A public interest lawyer and Abuja based activist, Samuel Ihensekhien Jr has expressed his legal opinion on the pardon granted to ex governors Joshua Dariye and Jolly Nyame as illegal and unconstitutional.
He said both ex governors and others were convicted under Sections 115, 119, 309 and 315 of the Penal Act, Cap. 532, Laws of the Federation of Nigeria, 1990. The offences were allegedly committed between November 2000 and May 2007 (i.e., after the 1999 Constitution came into effect) – when they were Governors of their respective States and the funds involved belonged those states.
In his argument, he said “At that time, the said Penal Code Act was ostensibly an existing law within the contemplation of Section 315 of the Constitution. This would, however, depend on the extent, if any, to which the subject matter of the Act was within the legislative competence of either the National or State Houses of Assembly as the case may be.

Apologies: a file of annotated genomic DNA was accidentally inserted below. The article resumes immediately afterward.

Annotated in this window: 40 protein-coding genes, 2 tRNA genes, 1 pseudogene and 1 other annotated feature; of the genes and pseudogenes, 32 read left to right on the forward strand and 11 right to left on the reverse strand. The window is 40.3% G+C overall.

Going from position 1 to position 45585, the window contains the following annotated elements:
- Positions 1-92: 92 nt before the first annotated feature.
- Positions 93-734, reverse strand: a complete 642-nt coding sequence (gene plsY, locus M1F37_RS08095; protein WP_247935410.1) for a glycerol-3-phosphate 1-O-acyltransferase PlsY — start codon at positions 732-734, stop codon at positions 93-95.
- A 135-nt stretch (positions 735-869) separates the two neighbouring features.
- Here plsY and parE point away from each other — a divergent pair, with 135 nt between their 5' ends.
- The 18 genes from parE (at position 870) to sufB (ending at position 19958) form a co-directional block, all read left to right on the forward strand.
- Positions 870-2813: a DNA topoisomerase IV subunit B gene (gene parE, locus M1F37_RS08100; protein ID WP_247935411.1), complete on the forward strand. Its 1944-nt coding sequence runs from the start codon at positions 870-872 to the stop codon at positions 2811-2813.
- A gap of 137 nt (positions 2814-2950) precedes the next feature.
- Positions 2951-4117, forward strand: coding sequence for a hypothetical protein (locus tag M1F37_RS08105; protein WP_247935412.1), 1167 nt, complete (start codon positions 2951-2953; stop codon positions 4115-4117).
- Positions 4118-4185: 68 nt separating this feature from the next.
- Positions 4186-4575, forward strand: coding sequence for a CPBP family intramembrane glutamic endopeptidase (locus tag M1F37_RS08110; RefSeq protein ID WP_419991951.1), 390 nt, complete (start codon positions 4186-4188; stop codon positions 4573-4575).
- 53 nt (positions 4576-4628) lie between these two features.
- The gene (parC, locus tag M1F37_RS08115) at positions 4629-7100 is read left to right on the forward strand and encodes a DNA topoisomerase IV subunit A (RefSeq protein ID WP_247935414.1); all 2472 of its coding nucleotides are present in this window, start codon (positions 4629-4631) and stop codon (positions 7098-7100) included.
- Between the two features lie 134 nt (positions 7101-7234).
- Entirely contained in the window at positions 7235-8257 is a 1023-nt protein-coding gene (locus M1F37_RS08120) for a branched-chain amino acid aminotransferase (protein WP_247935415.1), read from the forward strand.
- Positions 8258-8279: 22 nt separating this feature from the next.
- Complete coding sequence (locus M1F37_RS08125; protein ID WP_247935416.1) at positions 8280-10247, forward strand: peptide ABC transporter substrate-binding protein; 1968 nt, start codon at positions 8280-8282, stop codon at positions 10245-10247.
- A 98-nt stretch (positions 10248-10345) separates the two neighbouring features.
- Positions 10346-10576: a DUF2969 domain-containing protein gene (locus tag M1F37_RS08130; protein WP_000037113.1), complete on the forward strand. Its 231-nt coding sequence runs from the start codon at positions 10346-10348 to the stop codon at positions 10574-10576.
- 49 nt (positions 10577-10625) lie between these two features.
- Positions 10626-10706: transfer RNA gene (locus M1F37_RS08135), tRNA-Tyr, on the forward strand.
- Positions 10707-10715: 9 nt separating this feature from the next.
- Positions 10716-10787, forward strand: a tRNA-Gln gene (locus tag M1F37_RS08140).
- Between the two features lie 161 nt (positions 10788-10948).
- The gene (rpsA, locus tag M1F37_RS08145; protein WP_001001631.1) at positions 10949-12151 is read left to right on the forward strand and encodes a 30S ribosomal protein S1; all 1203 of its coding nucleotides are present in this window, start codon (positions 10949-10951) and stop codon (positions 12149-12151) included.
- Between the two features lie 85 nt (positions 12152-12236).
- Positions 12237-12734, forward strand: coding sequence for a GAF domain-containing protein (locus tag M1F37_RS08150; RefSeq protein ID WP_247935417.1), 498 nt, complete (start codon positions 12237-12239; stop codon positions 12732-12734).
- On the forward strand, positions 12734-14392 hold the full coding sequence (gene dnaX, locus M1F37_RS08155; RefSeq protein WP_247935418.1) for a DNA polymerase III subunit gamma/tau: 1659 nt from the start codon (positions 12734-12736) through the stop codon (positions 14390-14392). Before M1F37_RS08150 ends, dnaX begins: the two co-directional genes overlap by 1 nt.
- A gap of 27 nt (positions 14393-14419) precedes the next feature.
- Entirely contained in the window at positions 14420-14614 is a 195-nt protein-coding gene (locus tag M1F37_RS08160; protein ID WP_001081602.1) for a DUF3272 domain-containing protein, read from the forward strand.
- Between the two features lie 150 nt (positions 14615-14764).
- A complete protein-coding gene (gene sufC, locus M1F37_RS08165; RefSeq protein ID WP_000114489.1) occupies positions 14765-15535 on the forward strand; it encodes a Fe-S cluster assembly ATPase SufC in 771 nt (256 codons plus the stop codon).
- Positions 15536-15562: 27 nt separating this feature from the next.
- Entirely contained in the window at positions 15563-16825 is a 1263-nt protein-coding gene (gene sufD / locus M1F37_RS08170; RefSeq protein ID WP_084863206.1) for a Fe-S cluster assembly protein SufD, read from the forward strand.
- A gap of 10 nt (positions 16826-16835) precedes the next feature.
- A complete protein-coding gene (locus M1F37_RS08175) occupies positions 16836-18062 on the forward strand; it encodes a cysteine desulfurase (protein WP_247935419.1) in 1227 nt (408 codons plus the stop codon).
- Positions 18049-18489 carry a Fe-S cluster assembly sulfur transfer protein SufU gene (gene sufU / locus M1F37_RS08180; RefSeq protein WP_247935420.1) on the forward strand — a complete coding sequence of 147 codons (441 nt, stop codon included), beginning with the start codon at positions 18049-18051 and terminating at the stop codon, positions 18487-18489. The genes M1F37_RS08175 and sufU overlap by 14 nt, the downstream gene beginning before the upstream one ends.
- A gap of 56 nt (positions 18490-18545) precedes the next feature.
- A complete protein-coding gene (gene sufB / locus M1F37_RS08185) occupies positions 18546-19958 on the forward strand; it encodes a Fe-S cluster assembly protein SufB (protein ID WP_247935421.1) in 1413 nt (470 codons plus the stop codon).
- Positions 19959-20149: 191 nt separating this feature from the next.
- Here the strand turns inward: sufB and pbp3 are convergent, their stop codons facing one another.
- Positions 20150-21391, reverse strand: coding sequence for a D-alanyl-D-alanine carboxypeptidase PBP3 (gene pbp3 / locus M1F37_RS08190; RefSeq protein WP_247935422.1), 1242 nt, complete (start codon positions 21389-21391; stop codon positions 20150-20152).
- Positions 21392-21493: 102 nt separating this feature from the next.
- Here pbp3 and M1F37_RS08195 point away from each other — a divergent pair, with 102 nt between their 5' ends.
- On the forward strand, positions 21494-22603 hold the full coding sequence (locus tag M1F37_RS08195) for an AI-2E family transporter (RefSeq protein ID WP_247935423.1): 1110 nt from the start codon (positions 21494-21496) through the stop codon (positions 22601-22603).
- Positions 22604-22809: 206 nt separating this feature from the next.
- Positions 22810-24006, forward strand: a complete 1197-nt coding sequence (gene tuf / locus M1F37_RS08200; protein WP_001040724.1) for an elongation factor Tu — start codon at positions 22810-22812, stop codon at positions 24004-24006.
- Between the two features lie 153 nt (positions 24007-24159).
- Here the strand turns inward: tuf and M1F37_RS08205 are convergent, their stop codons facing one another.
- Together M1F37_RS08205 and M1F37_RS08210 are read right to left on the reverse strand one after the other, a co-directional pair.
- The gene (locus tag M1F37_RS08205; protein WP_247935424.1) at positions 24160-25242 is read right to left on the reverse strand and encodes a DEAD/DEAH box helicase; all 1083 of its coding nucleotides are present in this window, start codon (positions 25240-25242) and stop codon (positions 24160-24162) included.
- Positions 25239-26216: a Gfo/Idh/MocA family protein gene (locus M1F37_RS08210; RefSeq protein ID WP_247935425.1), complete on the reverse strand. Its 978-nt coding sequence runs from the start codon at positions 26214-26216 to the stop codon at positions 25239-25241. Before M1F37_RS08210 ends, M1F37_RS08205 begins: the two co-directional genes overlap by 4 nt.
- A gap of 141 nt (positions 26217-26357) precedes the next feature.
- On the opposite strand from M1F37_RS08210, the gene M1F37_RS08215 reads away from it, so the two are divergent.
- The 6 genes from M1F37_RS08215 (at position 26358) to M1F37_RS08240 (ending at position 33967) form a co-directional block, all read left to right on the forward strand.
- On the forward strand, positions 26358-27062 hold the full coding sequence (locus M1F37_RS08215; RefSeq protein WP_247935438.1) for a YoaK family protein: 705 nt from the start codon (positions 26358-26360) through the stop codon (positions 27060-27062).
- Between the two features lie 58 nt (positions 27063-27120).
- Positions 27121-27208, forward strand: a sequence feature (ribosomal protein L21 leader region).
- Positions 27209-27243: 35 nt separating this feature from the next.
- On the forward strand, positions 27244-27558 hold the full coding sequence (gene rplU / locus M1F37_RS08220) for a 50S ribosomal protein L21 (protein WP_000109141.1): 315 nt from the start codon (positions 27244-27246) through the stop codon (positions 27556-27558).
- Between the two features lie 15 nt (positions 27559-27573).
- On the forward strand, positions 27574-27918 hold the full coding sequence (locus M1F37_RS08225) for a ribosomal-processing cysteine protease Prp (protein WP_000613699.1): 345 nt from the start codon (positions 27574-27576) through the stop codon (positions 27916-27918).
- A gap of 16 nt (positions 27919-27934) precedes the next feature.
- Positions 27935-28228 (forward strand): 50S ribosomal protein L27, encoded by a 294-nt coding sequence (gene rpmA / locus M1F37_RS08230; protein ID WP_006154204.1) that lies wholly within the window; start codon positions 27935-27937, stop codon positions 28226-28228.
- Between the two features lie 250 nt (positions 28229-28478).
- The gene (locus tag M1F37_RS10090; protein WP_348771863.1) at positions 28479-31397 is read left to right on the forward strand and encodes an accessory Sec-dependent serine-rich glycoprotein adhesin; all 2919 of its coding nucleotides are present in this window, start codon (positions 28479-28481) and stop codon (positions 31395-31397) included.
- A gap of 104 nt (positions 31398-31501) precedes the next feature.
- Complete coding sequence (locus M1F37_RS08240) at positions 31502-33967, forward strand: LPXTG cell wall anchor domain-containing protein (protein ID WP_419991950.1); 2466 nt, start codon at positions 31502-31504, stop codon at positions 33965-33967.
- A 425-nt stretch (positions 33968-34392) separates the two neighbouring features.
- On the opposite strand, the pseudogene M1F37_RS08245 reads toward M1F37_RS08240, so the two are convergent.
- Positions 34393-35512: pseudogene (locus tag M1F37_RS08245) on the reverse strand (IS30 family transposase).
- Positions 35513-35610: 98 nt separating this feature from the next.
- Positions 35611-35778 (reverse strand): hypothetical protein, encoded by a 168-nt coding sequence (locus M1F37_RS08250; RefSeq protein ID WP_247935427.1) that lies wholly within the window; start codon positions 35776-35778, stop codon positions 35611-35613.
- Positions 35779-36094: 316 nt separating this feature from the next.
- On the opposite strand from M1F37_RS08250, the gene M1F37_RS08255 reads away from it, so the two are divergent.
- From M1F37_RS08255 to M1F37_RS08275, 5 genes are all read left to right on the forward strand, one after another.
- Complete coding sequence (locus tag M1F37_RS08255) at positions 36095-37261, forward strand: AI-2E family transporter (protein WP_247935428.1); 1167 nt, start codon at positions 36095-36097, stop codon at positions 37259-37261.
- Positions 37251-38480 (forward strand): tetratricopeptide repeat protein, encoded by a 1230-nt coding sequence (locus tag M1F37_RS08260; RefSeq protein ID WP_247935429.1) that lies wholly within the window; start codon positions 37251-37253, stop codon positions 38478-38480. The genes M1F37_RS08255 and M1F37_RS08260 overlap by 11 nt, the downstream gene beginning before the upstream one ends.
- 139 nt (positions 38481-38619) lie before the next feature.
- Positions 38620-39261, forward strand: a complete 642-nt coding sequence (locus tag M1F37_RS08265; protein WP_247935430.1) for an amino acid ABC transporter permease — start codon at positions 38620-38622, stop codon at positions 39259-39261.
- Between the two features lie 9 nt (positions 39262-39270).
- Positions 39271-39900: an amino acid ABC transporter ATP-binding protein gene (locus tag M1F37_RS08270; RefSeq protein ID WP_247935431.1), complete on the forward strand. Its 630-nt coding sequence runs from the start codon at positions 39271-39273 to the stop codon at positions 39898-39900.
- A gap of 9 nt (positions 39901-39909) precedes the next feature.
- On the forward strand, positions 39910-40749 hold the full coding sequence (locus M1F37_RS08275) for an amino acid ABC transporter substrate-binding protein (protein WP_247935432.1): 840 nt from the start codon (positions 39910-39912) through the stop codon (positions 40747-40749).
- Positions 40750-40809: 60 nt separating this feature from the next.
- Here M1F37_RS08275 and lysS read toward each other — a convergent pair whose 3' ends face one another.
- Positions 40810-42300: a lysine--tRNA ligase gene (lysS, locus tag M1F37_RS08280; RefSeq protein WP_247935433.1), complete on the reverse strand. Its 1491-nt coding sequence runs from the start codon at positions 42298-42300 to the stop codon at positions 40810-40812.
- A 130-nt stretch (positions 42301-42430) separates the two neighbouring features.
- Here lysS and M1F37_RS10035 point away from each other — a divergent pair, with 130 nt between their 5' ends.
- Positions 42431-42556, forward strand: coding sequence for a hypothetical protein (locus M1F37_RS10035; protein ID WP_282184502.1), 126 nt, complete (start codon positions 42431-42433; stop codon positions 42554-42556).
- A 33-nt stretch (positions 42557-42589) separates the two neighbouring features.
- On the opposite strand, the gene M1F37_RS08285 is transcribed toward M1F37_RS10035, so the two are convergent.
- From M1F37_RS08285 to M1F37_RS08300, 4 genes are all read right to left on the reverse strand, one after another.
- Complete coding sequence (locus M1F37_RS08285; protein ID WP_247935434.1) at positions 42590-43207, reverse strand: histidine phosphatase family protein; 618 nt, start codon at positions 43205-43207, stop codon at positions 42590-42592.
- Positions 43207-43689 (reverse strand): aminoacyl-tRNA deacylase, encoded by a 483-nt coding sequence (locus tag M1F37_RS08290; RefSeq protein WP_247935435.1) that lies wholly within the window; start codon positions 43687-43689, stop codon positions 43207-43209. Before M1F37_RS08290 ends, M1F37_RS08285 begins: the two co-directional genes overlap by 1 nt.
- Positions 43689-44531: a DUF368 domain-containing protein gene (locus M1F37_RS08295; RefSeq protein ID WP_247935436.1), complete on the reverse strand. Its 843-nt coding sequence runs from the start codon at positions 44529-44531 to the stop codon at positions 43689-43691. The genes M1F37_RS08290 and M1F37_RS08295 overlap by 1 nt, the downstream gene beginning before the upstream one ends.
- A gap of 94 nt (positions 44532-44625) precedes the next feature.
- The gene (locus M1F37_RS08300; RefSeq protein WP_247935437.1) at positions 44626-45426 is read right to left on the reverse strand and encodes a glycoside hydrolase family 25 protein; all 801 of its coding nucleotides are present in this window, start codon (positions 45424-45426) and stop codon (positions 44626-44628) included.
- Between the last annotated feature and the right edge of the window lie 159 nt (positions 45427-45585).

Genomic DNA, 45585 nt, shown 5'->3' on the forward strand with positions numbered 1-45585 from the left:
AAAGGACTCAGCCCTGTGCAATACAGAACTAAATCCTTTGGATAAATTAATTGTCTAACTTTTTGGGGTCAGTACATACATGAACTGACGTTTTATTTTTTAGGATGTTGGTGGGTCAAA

“The provenance of the Act, however, shows indisputably; that it is a State – as opposed to a Federal – law. It’s subject matter (particularly the offences for which both men were convicted) puts this beyond peradventure. The National Assembly is incompetent to enact such provisions beyond the FCT – certainty not in Taraba or Plateau States were the offences allegedly occurred. This was enough to have invalidated the trials at the High Court of the FCT which convicted them because it robbed the court of the requisite jurisdiction.
“In other words, the so-called Penal Code Act, took effect as a State Law under Section 315(1)(b) of the Constitution. To that extent, only the Plateau and Taraba State High Courts were competent to try them. By the same token, only the respective States’ Committees on the Prerogative of Mercy could have competently recommended their pardon or clemency to their respective Governors within the contemplation of Section 212 of the Constitution.
“Section 175 of the Constitution was wrongly invoked by the President to pardon them because the offences in question were not Federal, but State, offences. The President can only pardon a person who is convicted of an offence against an Act of the National Assembly.
“Notwithstanding its name, the Penal Code Act is not an Act of the National Assembly. Rather, it is an existing law which is deemed to have been passed by the Houses of Assembly of the 19 States of the old Northern Region – including Plateau and Taraba States where both men allegedly committed the offences in respect of which the President purported to pardon them.”